Brett Gardner, Aaron Boone
ESNY Graphic, AP Photo

Player’s Weekend is right around the corner and the New York Yankees released their list of nicknames. Well, let’s just say there are quite a few missed opportunities.

Allison Case

The New York Yankees are all about tradition. They live it, they breathe it, they love it. So when Players’ Weekend rolls around, it’s a shock to the system.

Yankees players can wear whatever they want? They can don hilariously crafted cleats? They can sport names on the back of their jerseys? No, this can’t be true. It’s not the way of the New York Yankees.

Well, traditionalists better turn off the television and disconnect from the baseball world from August 23-25.

While the monochromatic jerseys are distasteful, to say the least, at least we get to be entertained by player-selected nicknames that perfectly represent these guys that grace the baseball field for at least 162 games every year.

But there are so many other options than the nicknames that are on this list. I mean, Gardner? Come on, man. And Tauch? You know what it should be, my friend.

Here are some of the missed opportunities for nicknames…and not just for the Yankees.

1. Tauchman: The Sockman

This is a big swing and a miss from Mike Tauchman. I guarantee that he has heard John Sterling’s unique and hilarious call for him.

Instead, he chooses “Tauch.” How boring can that be? We all know who you are, Tauchman. Trust me, we’ve seen your game-winning bombs and your ability to talk to everyone in the dugout regardless of how much they want to listen to you or not.

We know who you are. Now make us happy and give us the nickname we have waited all year for on your jersey. I’ll certainly buy a replica.

2. Boone: Papa Savage

Sure, Aaron Boone had a bit of a temper tantrum when he went off on the rookie umpire. But that resulted in multiple t-shirts, tweets and millions of dollars in profit. Plus, a good laugh.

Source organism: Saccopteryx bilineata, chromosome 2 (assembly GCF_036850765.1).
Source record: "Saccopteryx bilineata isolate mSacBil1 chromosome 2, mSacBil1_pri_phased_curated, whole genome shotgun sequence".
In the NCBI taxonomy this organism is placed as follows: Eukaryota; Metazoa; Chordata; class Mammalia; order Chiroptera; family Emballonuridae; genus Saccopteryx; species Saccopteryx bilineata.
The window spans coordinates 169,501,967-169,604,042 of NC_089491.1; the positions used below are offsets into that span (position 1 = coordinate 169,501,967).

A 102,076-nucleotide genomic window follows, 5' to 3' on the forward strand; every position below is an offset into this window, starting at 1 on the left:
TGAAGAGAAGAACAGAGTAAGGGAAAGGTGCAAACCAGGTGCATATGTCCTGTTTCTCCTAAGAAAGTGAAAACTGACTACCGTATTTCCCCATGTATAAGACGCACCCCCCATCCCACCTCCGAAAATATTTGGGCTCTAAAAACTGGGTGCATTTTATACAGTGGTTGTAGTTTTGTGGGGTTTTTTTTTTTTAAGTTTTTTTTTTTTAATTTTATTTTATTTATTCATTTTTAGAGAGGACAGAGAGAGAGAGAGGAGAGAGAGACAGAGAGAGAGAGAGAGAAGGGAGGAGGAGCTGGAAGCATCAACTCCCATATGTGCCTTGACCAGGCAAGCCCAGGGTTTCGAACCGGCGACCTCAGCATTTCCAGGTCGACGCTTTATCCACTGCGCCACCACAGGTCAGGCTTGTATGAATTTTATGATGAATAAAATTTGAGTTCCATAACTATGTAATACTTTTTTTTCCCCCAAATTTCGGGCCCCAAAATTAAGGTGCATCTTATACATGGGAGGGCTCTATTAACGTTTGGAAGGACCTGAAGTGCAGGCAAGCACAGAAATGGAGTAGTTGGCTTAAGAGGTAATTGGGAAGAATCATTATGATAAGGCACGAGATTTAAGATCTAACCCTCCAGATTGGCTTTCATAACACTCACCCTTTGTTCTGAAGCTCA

So why can’t his nickname be something other than “Boonie”? It has to be something related to his savages rant or else it means nothing.

So, “Papa Savage” it is. He is the leader of these savages and it should be known.

3. Gardner: Mr. Clean

It can’t just be “Gardner.” I get it. Brett Gardner never had his last name on his jersey through any of his leagues. But … he did it last year. It’s time for a change.

So why not use “Mr. Clean”? The looks are similar but also, Gardner is an absolute clown. This would be funny.

Trust me, it would be the most hilarious nickname on the team. Yes, even better than Giancarlo Stanton’s “Parmigiancarlo.” It would be that good.

4. Urshela: GiOAT

He would never do this. But if we could convince him to, this would be the perfect name for Gio Urshela.

He currently has chosen “Gio” but that’s just not good enough. It doesn’t encompass just how valuable he is to this team. He is truly the GOAT.

Give yourself a little more credit, Gio. You are worth much more than simply a “Gio” stitched on the back of your jersey.

5: Chris Sale: 0 Run Support

“The Conductor”? Seriously? What train is Chris Sale conducting? Because guarantee it’s been experiencing some rough starts (and stops).

So let’s make them a little more Yankee-centric, shall we? How about “0 Run Support” for one of our favorite lefties to face on the Boston Red Sox.

Seriously, his team does nothing for him. I guess it’s kind of hard when the Yankees are hitting .322 off the ace and he has a 9.90 ERA against them in four games this season.

The only thing he is conducting right now is a rotation that won’t make it past September. All aboard!

6: David Price: Son

Is this self-explanatory? Good.

Who’s your daddy, David Price?

Well, there you have it. There are so many more opportunities for success here in the nickname game, but sometimes, it just doesn’t pan out.

Yankees, please take these things into consideration. I think they’ll make Players’ Weekend that much better.

Allison is just a girl with an enormous passion for the game of baseball and the written word. Based in Upstate New York, her life-long relationship with the New York Yankees is something that she developed through close relationships with her mother and grandfather. An aspiring sports writer, she graduated with a journalism degree and is finding places to share her excitement about the sporting world and how it affects us all.